Financial markets are casting judgement on the UK economy's performance this morning, after Britain lost its triple-A credit rating at the weekend.
Moody's decision to downgrade the UK from AAA to AA1 was announced late on Friday evening, giving traders the weekend to consider their response to the news.
The pound slipped to a 17-year low in the currency markets and was down 0.14% against the US dollar by 09:40 GMT. It fell to a 31-month low against the dollar and its worst position for 16 months against the euro.
But most commentators pointed out its slump was part of a much broader decline against the dollar and the euro caused by the UK's ailing economy. The equity markets appeared stable this morning, prompting some commentators to suggest the markets' reaction was: "So what?"
Shares in RBS were slightly up – a significant improvement on the five per cent slip they suffered after Moody's announced its negative outlook for the UK last year.
Howard Archer, chief UK and European economist at IHA Global Insight, said very few countries now had a AAA-rating left, limiting the impact of the Moody's downgrading.
"The markets have been increasingly pricing in the loss of the UK's AAA rating for some time, so Moody's actual decision to act may actually not have much of an impact," he explained before trading opened.
News of the downgrading is hitting the coalition government hard. It had built the credibility of its economic strategy around preserving the UK's credit rating, prompting Labour to describe the weekend's big development as a "humiliating blow" for the Treasury.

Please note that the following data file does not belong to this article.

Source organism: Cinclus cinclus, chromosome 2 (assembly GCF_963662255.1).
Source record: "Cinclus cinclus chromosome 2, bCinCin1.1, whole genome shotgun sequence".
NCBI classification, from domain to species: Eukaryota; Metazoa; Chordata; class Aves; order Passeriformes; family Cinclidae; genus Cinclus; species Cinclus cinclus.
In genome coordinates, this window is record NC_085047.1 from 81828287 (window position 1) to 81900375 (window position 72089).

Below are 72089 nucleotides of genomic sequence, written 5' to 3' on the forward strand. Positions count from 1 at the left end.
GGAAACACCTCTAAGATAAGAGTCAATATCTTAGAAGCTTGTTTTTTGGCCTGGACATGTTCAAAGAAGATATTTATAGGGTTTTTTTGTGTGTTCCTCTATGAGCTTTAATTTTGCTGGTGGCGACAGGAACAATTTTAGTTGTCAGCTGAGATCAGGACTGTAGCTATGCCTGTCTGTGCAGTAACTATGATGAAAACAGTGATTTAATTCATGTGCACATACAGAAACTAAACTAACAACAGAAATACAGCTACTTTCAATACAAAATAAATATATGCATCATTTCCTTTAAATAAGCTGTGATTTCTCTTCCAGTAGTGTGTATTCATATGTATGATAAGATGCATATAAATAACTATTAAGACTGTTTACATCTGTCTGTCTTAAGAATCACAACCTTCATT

Former Tory chancellor Ken Clarke said George Osborne was right to have said in 2010 the government's economic policy should be judged on its credit rating – before undermining the chancellor's arguments.
"It seemed perfectly sensible to me at the time," he said.
"It would now if it were not for the fact that it is quite clear that the global economic and financial crisis is persisting, it's worse than we thought, several more years are required."
Even normally loyal groups found themselves expressing frustration with the government, as pressure builds on the chancellor ahead of next month's Budget.
"We cannot simply hope for better times," the British Chambers of Commerce's director-general John Longworth said.
"Hope is not a strategy. So far, the implementation of growth measures by the government has been at the pace of coastal erosion.
"Urgent action is needed in the Budget next month to get the economy moving again, and any lacklustre performance will not be acceptable."
Moody's had justified its downgrading on the basis that the "sluggish growth" currently being experienced by the UK economy did not look like it would end before the second half of the current decade.
It noted the "challenges" which "subdued medium-term growth prospects pose to the government's fiscal consolidation programme" and warned the UK's "high and rising debt burden" meant Britain faces "a deterioration in the shock-absorption capacity of the government's balance sheet, which is unlikely to reverse before 2016".
Osborne had repeatedly emphasised the stronger credit rating performance initially seen under the coalition government meant lower interest rates.
"When this government came to office, the country's triple-A credit rating was on negative watch, which is where it was put by the Labour party," the chancellor told MPs in December 2011.
"I am delighted that it came off negative watch, but we must stay vigilant. The credit rating agencies have said that an abandonment of our deficit plan would definitely lead to a downgrade of the credit rating."